2. Maintain silence in the room.

    3. When the movie ends, write the words “What now?” on the board as a prompt.

    4. Ask the students to reflect on the question, “Now that I know what I know about the Holocaust, what now?” in their journals or notebooks.

    5. Once students have had adequate time to gather their ideas, ask students to share their reflections with the class.

    6. Based on the suggestions that students have made, choose one or more projects that students can complete to extend the project and their exploration of the Holocaust further. If desired, students can visit Tolerance.org for more information about fighting bigotry and intolerance on many topics.

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  • Evaluate students’ participation during group discussions to assess the development of critical thinking skills, during discussion, group projects, research, and writing.

  • Evaluate the oral delivery of group presentations, using the rubric.

  • Evaluate group newspapers using the Newspaper Rubric.

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The website category is the most interactive of all NHD categories. A website should reflect your ability to use website design software and computer technology to communicate your topic’s significance in history. Your historical website should be a collection of web pages, interconnected by hyperlinks, that presents both primary and secondary sources and your historical analysis. To engage and inform viewers, your website should incorporate interactive multimedia, text, non-textual descriptions (e.g., photographs, maps, music, etc.), and interpretations of sources. To construct a website, you must have access to the Internet and be able to operate appropriate software and equipment.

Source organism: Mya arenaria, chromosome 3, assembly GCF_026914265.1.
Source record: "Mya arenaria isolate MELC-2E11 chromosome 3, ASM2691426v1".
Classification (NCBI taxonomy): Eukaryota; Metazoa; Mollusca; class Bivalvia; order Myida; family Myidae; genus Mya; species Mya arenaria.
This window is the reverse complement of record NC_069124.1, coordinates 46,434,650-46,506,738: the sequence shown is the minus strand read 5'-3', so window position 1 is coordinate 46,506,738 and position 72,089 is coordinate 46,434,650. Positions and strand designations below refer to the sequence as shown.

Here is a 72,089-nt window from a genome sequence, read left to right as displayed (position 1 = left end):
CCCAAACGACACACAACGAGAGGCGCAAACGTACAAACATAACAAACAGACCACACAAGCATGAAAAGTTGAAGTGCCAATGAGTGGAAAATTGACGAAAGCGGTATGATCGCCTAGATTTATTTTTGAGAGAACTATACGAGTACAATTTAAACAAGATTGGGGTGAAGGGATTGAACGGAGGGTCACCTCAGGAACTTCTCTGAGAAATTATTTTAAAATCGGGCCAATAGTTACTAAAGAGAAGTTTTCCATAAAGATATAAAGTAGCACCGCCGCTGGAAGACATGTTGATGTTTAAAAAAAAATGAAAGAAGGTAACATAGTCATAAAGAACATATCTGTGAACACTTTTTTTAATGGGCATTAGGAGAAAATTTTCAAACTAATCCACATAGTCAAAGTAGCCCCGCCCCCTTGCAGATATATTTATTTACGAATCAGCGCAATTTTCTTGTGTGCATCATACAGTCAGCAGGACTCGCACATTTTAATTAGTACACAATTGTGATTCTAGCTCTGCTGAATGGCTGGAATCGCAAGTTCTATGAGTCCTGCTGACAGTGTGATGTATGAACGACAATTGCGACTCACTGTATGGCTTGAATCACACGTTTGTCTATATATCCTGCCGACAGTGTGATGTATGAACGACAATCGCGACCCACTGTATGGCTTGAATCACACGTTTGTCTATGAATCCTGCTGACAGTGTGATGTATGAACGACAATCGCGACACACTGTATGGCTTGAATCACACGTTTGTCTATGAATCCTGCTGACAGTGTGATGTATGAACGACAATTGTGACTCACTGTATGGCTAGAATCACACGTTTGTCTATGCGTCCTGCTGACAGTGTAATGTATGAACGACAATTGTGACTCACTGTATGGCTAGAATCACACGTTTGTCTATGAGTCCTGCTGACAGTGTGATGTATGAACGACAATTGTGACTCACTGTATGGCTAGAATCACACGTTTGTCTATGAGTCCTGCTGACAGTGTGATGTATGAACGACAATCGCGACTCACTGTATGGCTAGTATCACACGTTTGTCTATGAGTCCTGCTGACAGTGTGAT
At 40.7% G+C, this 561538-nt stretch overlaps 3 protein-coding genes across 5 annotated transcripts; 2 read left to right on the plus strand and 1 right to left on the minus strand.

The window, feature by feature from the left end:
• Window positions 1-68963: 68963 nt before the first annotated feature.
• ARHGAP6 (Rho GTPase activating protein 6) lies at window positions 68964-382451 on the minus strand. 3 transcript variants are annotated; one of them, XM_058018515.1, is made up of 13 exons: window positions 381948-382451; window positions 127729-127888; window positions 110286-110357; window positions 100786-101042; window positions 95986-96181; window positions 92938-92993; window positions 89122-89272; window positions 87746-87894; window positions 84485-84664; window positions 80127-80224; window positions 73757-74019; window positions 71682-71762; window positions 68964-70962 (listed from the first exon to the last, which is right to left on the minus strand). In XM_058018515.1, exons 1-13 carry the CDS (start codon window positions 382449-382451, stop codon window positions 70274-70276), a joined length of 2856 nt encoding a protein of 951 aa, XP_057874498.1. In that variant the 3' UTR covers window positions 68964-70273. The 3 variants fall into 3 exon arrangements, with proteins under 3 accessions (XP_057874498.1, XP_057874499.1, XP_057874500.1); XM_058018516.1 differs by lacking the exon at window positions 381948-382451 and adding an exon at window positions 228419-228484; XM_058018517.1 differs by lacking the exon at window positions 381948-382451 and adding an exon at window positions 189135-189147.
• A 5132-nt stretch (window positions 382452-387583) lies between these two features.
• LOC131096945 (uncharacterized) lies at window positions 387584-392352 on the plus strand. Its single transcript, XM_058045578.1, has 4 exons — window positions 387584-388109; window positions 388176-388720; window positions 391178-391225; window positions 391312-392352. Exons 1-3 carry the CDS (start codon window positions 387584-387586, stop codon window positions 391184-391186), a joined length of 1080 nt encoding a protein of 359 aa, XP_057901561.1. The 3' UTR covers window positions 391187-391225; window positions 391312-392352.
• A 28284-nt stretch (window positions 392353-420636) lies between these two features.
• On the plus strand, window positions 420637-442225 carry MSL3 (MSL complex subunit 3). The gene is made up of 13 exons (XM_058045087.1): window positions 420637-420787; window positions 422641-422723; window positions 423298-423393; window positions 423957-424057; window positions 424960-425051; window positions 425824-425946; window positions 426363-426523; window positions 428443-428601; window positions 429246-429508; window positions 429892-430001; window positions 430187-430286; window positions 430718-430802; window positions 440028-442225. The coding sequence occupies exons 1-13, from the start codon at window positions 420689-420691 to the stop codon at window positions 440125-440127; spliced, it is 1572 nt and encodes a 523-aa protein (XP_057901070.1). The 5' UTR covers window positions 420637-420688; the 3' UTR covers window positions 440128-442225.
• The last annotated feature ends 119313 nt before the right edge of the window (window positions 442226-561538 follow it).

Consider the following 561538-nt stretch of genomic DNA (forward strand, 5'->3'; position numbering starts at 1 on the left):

How is a Website Different from Other Categories?

Websites can display materials online, your own historical analysis as well as primary and secondary sources. Websites are interactive experiences where viewers can play music, look at a video or click on different links. Viewers can freely navigate and move through the website. Websites use color, images, fonts, documents, objects, graphics and design, as well as words, to tell your story.

  • Research your topic first. Examine primary and secondary sources. From this research, create your thesis. This will be the point that you want to make with your historical website.